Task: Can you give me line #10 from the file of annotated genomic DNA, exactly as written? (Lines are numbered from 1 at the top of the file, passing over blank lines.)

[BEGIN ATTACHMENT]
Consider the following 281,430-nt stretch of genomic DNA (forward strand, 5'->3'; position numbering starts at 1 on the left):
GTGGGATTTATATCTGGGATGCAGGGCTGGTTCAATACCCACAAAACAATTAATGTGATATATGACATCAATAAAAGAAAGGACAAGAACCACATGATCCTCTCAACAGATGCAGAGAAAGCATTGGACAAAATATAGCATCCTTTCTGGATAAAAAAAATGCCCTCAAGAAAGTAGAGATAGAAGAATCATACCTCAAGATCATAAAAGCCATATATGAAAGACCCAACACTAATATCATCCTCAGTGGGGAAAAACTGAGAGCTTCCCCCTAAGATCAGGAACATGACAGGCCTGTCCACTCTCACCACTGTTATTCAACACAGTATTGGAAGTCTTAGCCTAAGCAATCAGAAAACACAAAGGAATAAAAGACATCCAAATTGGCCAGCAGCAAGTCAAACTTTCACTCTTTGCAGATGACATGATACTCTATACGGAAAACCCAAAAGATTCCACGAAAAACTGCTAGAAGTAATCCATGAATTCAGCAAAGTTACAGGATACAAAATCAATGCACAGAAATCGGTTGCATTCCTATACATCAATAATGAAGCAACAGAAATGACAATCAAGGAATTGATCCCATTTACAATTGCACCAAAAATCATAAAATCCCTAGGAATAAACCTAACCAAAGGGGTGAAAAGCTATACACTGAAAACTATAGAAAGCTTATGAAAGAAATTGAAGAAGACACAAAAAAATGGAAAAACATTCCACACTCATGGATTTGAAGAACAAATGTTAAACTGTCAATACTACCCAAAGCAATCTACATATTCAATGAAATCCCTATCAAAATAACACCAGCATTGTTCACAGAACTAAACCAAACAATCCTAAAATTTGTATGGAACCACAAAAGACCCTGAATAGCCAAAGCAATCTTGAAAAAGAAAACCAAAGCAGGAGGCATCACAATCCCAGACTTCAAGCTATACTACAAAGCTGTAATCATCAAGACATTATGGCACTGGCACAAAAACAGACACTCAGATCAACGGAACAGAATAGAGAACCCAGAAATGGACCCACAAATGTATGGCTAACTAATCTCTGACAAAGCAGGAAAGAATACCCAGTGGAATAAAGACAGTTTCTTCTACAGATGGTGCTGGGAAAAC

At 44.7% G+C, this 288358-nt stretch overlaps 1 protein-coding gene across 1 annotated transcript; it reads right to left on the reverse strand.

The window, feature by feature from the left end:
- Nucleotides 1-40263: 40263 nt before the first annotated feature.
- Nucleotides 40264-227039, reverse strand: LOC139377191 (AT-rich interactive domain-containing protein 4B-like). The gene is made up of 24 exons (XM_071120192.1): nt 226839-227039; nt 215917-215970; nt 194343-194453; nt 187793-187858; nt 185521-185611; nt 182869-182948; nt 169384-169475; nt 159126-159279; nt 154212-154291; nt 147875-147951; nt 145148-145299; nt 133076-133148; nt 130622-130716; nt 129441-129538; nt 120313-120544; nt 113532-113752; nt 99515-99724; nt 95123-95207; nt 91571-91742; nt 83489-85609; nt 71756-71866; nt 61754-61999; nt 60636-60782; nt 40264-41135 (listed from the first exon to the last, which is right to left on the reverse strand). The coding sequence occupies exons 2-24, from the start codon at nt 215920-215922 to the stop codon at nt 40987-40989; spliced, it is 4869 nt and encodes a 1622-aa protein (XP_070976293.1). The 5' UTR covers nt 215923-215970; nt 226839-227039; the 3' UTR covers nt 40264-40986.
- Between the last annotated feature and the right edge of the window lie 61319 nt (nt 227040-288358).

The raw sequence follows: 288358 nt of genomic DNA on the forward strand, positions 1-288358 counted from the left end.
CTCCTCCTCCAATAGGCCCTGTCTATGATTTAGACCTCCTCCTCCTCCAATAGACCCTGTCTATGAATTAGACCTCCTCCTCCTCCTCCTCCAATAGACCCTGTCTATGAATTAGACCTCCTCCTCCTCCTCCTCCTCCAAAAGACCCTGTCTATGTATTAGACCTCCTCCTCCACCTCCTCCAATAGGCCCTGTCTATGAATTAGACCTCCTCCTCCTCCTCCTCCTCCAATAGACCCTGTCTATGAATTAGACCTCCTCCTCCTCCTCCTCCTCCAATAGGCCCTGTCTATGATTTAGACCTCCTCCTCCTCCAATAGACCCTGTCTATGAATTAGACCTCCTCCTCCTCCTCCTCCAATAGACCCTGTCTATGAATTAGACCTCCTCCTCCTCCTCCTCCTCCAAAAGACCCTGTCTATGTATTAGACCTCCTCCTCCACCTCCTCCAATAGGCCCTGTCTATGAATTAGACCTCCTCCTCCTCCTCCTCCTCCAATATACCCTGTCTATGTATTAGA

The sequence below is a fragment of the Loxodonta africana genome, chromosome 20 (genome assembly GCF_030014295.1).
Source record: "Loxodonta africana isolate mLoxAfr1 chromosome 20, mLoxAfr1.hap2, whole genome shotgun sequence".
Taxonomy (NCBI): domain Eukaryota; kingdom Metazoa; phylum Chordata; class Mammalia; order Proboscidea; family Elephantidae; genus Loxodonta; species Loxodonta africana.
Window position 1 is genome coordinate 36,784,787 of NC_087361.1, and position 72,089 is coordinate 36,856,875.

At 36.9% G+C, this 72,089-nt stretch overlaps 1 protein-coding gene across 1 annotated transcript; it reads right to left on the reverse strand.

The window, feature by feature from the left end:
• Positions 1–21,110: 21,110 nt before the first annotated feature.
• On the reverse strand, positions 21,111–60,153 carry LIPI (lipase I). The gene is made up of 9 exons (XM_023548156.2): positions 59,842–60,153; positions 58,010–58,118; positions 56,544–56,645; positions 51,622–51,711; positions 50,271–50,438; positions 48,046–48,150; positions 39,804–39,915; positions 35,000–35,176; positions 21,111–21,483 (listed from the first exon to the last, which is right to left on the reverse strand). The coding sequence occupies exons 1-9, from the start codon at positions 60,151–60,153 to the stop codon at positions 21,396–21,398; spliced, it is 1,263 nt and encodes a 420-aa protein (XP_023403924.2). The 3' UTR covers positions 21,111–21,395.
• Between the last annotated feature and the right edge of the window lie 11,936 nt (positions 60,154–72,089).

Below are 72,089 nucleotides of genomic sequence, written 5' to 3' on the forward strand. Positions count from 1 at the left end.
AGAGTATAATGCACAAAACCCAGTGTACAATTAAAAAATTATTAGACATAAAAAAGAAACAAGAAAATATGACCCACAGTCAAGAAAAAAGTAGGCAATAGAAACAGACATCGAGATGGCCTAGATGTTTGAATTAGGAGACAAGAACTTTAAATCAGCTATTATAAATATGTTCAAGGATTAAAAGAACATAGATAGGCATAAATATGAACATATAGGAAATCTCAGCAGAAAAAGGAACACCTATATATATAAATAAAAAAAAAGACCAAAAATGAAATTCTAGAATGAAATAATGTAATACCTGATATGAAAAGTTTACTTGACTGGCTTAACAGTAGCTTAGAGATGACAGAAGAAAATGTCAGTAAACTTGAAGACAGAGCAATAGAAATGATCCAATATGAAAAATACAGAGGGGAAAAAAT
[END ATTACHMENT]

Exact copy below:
The sequence below is a fragment of the Loxodonta africana genome, chromosome 20 (genome assembly GCF_030014295.1).